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Total Abandoning Joslyn SAGD After Steam Injection Blew Hole In Ground

Total E&P Canada Ltd. was exceeding the approved steam injection pressure at its Joslyn Creek thermal bitumen project in 2006 when the reservoir cap rock was breached, blasting a huge crater into the ground and hurling rocks hundreds of metres into the air.

That was the finding of what the Alberta Energy Resources Conservation Board described as one of the most comprehensive investigations in ERCB history. It may also have been the longest -- the report on the May 18, 2006 incident was released on Tuesday.

No one was hurt and no harmful gases were emitted when the blast occurred around 5:15 a.m. at the steam assisted gravity (SAGD) project northwest of Fort McMurray, Alberta. Total E&P Canada is a unit of Paris-based Total S.A.

Total bought the Joslyn property -- which also includes a mining lease -- though the acquisition of Deer Creek Energy Limited. Total's application to develop a mining project on another part of the property is currently wending its way through the regulatory process.

[Figure 1]

The ERCB's 177-page report found the steam release occurred near the heel of the first well pair in pad 204, creating a 125-by-75 -metre "surface disturbance" and hurling rocks "up to 300 metres horizontally from the main crater." A one-kilometre-long dust plume extended to the southwest after the blast.

"The majority of this displaced material was deposited in the immediate area, but there was evidence of a fine dusting of material and rock across an area about one kilometre long by 100 metres wide to the southwest of the release point," the report says.

Joslyn SAGD reserves were debooked at the end of 2008 and last June Total received ERCB approval to suspend operations. Last month, the company applied to abandon the project, said Elizabeth Cordeau-Chatelain, a Total Canada spokeswoman.

Total was shutting down the project "based largely on the poor scheme economics due to operating pressure restrictions, monitoring requirements and shut-in well pairs," the ERCB report says. Cordeau-Chatelain said the decision was based on "a variety of" economic factors, including world oil prices.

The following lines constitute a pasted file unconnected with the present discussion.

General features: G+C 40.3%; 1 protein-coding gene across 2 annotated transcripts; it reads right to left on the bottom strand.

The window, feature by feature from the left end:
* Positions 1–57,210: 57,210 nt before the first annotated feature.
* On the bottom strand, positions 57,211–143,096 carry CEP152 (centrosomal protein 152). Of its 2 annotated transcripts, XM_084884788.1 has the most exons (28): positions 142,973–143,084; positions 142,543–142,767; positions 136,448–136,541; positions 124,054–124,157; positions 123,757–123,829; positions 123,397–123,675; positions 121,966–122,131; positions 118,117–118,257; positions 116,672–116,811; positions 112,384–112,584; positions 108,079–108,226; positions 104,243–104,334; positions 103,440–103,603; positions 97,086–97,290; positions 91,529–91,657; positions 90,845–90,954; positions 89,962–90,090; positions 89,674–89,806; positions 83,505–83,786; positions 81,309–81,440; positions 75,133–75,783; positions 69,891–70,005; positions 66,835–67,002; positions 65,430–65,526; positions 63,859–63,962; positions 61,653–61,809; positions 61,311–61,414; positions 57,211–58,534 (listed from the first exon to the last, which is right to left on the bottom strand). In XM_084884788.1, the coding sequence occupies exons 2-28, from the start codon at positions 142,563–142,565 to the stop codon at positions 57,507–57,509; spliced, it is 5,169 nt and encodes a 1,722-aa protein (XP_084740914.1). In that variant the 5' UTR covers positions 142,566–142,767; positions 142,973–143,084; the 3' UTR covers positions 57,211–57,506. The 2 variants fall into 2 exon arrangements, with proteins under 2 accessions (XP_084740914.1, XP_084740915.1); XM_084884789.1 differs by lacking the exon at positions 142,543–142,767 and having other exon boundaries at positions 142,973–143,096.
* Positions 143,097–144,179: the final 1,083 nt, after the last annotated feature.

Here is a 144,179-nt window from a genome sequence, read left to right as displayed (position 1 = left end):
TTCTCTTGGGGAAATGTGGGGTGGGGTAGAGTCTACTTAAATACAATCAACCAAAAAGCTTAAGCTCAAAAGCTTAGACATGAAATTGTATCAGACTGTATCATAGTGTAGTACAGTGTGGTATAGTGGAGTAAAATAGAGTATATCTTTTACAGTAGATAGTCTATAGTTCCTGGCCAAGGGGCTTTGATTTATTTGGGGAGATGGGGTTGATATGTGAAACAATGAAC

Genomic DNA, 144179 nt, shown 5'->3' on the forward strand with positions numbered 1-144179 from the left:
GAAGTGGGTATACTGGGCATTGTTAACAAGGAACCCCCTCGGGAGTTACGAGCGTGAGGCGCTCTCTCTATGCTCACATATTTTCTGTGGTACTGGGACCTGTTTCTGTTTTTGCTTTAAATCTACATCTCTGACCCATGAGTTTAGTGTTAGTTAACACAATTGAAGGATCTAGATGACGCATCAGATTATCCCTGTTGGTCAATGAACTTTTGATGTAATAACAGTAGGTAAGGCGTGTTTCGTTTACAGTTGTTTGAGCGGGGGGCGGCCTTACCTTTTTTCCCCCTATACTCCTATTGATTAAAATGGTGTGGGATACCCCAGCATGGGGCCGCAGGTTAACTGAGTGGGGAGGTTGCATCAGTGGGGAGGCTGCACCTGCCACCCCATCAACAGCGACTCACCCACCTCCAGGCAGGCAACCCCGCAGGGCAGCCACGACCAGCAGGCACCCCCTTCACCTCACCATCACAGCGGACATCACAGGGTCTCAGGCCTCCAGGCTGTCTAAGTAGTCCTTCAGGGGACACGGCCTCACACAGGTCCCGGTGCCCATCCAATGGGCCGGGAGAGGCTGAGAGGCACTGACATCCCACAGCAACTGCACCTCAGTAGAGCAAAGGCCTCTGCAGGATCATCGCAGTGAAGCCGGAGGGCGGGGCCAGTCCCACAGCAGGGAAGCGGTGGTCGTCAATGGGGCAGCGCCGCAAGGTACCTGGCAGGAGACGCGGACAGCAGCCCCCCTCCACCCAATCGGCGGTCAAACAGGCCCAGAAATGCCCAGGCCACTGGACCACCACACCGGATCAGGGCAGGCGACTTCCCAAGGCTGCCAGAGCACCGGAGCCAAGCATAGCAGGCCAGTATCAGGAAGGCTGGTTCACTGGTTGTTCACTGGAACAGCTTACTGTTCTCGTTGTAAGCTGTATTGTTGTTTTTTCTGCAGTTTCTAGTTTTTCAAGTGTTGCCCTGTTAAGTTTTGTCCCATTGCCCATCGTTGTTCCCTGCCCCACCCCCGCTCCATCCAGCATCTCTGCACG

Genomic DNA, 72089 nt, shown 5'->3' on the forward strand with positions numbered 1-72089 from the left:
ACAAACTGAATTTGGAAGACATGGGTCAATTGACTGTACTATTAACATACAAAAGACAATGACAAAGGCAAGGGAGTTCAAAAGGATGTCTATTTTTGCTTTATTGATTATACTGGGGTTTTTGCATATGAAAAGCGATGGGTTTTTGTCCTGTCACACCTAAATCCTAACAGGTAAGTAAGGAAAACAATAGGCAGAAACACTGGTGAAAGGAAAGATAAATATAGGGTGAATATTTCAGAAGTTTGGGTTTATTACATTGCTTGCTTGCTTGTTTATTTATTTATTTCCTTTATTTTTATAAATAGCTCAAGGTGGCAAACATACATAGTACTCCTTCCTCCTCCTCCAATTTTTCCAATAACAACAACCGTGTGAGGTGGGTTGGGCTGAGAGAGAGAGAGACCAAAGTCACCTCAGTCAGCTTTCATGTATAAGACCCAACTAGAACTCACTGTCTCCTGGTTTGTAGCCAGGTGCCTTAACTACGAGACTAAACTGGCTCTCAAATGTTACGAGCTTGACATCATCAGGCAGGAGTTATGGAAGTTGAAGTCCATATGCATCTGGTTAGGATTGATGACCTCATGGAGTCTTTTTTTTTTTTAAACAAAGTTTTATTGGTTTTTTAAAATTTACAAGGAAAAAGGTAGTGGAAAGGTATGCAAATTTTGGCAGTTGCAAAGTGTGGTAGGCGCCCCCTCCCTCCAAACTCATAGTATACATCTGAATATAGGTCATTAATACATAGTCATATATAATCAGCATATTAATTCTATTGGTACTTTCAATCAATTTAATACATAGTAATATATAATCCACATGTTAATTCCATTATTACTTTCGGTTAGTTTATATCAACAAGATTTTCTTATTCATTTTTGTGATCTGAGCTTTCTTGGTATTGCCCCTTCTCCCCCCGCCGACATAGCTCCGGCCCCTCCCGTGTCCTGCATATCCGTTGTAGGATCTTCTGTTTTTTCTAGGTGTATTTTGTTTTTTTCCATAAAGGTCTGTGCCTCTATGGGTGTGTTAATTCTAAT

Joslyn Creek was approved to produce 12,000 bbls a day of bitumen but output never exceeded a small fraction of that volume.

The ERCB approved the SAGD scheme to operate below the fracture pressure of the bitumen-bearing McMurray formation. Joslyn Creek has 17 well pairs drilled from four surface pads. The steam release occurred above the injector/producer well pair 1 of pad 204 (well pair 204-I1P1, injector 03/01-33-095-12 W4M and producer 05/01- 33/095-12 W4M).

ERCB investigators concluded Total was in non-compliance with its regulatory approval conditions by:

--Operating at bottomhole pressures significantly higher than the 1400 kilopascals (absolute) proposed in its scheme application;

--Failing to implement alarms and automatic shutdown of wells exceeding the 1 800-kilopascal bottomhole reservoir fracture pressure; and

--Exceeding the Directive 051 approved maximum wellhead injection pressure of 1 800 kilopascals.

According to the report, Total believed that the Clearwater shale (the approved cap rock for Joslyn Creek) had a consistent thickness of 20 to 30 metres in the scheme area, had no pre-existing fractures, and was a barrier to vertical flow. Total also believed that the five-metre-thick Wabiskaw A shale, located a few metres below the Clearwater cap rock, was also a barrier to flow.

The report agreed with Total that the Clearwater shale varies in thickness from 20 to 30 metres, but noted the presence of surface casing within the Clearwater interval makes log readings subject to a greater degree of interpretation.

ERCB staff interpreted the Clearwater cap rock to be a non-lithified, silty mudstone, with some sandy interbeds and some vertical burrows filled with sand.